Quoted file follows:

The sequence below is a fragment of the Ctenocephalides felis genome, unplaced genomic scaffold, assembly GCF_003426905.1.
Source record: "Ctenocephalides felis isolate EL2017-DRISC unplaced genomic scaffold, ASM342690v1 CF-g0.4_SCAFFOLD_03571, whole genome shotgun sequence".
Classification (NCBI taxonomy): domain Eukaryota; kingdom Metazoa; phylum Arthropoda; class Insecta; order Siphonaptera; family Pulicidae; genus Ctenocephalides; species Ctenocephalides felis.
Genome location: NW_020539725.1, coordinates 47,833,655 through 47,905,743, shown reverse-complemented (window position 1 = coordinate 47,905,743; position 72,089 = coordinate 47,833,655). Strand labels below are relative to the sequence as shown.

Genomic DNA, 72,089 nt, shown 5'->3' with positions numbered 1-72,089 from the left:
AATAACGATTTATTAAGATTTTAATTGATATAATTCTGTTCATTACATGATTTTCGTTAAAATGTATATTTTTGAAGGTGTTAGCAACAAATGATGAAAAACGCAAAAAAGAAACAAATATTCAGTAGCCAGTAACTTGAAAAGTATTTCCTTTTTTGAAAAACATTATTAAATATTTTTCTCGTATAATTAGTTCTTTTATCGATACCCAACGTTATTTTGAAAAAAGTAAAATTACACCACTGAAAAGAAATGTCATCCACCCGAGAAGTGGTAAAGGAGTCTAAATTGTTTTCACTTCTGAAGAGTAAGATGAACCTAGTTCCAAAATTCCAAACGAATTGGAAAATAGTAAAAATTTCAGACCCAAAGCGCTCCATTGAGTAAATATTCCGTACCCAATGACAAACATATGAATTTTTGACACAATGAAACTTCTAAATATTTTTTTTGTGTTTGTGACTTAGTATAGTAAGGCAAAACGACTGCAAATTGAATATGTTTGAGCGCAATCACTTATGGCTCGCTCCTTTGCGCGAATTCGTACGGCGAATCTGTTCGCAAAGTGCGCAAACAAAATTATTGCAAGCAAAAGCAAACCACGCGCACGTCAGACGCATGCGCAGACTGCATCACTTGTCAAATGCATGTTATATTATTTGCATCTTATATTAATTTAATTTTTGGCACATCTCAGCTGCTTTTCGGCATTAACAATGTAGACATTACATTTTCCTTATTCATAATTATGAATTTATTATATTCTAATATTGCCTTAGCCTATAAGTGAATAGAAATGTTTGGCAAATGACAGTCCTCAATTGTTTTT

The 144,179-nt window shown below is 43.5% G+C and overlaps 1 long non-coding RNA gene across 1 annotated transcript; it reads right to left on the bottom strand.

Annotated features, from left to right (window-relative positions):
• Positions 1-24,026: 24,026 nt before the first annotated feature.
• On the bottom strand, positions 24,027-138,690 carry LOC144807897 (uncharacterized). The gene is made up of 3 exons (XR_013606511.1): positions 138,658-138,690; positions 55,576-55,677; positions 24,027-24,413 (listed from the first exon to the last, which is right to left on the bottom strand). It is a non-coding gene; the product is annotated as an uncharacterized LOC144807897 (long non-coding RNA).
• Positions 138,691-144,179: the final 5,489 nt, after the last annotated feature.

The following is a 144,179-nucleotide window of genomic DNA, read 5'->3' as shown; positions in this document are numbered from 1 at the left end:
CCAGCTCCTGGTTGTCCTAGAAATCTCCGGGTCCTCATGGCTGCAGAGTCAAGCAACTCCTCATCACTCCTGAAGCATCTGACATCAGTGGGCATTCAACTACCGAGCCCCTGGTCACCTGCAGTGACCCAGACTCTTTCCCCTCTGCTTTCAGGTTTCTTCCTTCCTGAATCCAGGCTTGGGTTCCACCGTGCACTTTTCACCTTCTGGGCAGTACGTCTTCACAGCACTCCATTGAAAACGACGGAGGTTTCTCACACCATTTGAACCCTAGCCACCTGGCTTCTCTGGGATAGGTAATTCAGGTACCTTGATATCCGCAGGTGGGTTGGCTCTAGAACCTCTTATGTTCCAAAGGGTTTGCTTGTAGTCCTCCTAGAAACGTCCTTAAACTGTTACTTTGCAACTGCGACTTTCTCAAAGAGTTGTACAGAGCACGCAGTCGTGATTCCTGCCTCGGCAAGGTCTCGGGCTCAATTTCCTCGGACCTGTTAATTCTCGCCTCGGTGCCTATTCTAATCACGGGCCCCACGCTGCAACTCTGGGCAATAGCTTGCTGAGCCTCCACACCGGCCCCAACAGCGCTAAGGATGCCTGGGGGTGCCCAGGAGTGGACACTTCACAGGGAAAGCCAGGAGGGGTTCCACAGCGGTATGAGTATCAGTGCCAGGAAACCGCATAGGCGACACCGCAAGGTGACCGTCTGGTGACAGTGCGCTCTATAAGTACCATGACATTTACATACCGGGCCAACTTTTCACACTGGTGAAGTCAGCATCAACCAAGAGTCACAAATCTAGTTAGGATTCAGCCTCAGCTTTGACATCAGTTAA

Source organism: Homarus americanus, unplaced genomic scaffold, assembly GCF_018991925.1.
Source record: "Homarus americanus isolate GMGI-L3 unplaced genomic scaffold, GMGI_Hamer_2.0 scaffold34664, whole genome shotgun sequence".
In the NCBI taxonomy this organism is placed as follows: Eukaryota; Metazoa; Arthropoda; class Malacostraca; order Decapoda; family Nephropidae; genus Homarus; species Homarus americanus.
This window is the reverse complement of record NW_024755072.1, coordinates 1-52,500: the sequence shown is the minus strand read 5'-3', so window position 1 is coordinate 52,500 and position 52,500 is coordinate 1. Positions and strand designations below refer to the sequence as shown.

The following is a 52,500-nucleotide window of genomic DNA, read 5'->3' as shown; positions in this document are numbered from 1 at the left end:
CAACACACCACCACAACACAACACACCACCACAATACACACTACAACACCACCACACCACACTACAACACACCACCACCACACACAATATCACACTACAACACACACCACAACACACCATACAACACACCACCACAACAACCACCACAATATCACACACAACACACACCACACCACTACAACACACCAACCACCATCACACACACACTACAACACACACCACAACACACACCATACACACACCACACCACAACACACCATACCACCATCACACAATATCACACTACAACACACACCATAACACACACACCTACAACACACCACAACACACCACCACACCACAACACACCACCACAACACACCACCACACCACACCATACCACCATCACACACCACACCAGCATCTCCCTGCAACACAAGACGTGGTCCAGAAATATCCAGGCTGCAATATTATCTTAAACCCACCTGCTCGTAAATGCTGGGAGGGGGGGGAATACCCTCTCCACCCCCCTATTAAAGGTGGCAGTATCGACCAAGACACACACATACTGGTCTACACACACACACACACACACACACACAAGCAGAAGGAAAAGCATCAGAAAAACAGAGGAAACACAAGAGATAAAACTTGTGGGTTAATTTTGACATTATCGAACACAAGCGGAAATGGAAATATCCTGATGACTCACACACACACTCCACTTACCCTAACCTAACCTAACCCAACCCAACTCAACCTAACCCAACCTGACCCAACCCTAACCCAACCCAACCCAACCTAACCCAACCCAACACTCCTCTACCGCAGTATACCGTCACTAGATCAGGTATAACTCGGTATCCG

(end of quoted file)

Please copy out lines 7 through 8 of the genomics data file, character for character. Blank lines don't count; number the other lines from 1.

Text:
The 144,179-nt window shown below is 43.5% G+C and overlaps 1 long non-coding RNA gene across 1 annotated transcript; it reads right to left on the bottom strand.

Annotated features, from left to right (window-relative positions):